Program No.18-004

Primate census and comparative socio- ecology of toque macaque sub species in the wet and dry zones of Sri Lanka.

Nahallage, Charmalie AD

6th January,2007 - 20th March,2007

From 7 January to 4 February, I worked at the University of Sri Jayawardenepura analyzing questionnaires returned so far by undergraduate students in my department. Also I went to the library and collected literature on primates from historical Buddhist literature. I also conducted a preliminary survey of the distribution of the purple-faced langur in Colombo district by direct observation and by asking fellow colleagues in the university whom live across the district.Between 5 and19 Feb., I started the extensive field survey with Prof. Michael Huffman and two local counterparts, Ms. K.M.P. Nadeera (officer, Department of Wildlife) and Ms. W. Tharindi (graduate in Anthropology, Univ. Sri. Jayawardenepura). We visited 12 sites in the western, southern and central provinces of Sri Lanka known to contain many primate populations. We left Colombo on 5 February for Bundala National Park in the south. There between 5 and 7 Feb., we observed toque macaques and gray langurs. Between 7 and 9 Feb. we visited four temple complexes: Vadasitikanda, Sellakataragama, Kataragama and Situlpawwa. Here we collected fecal samples from troops of toque macaque and hanuman langur when encountered. From 9 to 12 Feb. we stayed in Yala NP and conducted surveys and collected fecal samples from toque macaques and hanuman langurs. We next moved north to Udawalawa NP and stayed there between 12 and 14 Feb. were we again observed toque macaques and hanuman langurs. From 14 Feb. we moved further north to the highlands of Horton Plains NP, the highest national park in Sri Lanka. Between 14 to 17 Feb. we conducted surveys on the high-altitude sub-species of purple faced langur (bear monkeys). On 18 Feb. we visited the Kandy City suberbs, Udawatta Kele Nature Sancturay and the Peradeniya Botanical Gardens to collect toque macaque fecal samples and conduct questionnaires on local residents. On 19 Feb. we visited Dambulla in the north central part of the island site to collect toque macaque fecal samples. This temple complex is a World Heritage site.Prof. Huffman returned to Japan on 25 Feb. From 20 Feb. to 17 March I visited University of Sri Jayawardenepura to conduct preliminary studies on two troops of the lowland sub-species of purple faced langurs ranging on the campus grounds and nearby neighborhood. I followed them and collected fecal samples and took photos when ever possible. I left Colombo for Nagoya on 18 March arriving back in Nagoya via Singapore on 20 March.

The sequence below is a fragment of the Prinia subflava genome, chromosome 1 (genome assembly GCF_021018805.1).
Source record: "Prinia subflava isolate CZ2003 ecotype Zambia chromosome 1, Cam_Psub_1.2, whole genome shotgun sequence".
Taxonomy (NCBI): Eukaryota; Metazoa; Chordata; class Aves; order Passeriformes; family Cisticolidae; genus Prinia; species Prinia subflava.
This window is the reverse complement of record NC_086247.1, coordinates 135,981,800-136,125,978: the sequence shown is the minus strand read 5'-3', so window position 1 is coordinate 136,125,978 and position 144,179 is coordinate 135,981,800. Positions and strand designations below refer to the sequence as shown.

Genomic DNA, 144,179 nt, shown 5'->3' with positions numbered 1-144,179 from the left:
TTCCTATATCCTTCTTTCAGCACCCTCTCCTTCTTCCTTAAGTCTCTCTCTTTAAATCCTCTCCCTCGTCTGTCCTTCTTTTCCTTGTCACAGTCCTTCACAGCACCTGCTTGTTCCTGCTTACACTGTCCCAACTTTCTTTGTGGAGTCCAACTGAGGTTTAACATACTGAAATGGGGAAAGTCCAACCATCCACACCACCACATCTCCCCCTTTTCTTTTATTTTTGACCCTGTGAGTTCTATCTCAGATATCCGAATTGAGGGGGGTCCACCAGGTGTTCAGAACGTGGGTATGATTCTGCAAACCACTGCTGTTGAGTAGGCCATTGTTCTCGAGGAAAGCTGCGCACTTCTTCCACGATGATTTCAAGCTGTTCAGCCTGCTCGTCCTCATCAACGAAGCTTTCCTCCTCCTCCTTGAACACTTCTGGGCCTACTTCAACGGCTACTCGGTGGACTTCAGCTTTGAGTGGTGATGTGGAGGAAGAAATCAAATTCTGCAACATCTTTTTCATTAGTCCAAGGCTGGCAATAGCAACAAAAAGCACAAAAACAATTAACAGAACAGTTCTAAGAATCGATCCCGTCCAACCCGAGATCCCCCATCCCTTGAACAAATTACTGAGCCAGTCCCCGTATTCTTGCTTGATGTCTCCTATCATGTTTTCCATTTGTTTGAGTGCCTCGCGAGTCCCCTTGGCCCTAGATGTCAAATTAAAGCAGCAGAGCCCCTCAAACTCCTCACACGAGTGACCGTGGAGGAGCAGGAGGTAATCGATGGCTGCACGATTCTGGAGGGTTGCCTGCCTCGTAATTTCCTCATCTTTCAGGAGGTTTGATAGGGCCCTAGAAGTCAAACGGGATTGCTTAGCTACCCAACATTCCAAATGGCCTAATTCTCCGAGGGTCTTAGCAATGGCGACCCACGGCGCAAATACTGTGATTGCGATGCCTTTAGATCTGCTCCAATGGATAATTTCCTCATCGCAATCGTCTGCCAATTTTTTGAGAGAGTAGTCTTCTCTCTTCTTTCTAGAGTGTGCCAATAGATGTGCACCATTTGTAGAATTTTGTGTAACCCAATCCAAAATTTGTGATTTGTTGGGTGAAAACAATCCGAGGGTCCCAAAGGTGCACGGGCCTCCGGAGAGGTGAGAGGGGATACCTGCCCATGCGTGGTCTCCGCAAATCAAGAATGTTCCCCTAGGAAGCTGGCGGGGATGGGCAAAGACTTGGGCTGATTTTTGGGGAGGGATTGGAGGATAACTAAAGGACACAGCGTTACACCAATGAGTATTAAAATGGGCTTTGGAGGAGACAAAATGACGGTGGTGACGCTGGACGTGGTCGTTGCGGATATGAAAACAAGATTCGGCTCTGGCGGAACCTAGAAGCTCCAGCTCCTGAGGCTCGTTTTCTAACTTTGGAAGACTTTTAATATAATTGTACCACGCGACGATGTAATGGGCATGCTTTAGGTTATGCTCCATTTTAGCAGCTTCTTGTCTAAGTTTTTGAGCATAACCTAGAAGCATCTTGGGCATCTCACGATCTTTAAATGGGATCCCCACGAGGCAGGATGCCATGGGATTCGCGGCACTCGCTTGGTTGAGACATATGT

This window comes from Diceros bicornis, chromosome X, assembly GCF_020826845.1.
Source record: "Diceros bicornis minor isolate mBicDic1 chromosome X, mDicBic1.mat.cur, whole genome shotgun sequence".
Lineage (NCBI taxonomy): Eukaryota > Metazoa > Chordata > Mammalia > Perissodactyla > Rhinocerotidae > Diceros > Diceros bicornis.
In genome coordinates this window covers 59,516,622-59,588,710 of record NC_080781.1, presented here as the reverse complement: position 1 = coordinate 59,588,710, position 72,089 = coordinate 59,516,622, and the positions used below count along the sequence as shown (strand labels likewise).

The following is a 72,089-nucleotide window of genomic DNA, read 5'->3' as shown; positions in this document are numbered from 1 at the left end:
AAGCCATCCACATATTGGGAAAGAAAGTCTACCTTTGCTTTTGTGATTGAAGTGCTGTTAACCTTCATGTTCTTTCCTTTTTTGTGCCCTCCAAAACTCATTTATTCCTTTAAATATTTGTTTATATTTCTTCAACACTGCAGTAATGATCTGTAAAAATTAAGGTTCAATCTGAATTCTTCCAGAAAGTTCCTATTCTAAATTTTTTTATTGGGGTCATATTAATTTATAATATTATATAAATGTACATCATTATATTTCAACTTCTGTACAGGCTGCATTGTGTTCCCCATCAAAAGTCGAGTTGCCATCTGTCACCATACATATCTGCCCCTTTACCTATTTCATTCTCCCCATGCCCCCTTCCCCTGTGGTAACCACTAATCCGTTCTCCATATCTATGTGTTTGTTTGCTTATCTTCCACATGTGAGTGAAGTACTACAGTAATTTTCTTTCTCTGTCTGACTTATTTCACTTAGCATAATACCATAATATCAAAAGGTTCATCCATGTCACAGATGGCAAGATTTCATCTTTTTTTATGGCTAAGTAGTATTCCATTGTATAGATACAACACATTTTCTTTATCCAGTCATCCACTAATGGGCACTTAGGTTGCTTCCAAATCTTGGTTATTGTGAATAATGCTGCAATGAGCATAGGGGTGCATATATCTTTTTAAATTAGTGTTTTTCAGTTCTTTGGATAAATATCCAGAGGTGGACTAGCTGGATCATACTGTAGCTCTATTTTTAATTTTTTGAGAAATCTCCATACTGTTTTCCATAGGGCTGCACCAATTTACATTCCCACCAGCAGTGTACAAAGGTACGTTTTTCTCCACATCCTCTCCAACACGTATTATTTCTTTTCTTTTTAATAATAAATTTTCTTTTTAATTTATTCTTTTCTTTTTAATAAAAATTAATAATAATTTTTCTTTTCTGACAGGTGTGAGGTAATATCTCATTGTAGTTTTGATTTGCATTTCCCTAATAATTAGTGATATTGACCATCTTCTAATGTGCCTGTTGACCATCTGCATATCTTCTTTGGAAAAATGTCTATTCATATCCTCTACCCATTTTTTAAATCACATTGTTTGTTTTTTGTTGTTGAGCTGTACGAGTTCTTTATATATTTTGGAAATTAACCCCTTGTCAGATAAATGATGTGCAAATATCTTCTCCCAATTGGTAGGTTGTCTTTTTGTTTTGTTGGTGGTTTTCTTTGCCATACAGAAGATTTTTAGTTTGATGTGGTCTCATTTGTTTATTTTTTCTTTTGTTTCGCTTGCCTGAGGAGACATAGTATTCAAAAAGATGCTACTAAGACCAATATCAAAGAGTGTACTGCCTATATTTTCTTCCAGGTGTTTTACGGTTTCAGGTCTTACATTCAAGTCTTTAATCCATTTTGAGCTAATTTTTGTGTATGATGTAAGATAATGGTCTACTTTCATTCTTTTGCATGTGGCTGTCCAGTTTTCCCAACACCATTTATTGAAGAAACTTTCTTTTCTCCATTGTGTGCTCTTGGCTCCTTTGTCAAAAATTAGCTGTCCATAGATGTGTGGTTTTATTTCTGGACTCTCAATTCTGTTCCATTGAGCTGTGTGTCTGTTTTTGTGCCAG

1. Charmalie Nahallage (R), Tareendi (M), Nadeera (L) 
observing a mother - infant pair of toque macaques
 in Yala National Park, southern Sri Lanka.

2. Purple faced langurs in forest outside of Pattipola, Sri Lanka at the foot of Horton Plains NP.

3. Toque macaque (center) resting among a troop of hanuman langurs in the shade
 in Bundala National Park, Sri Lanka.

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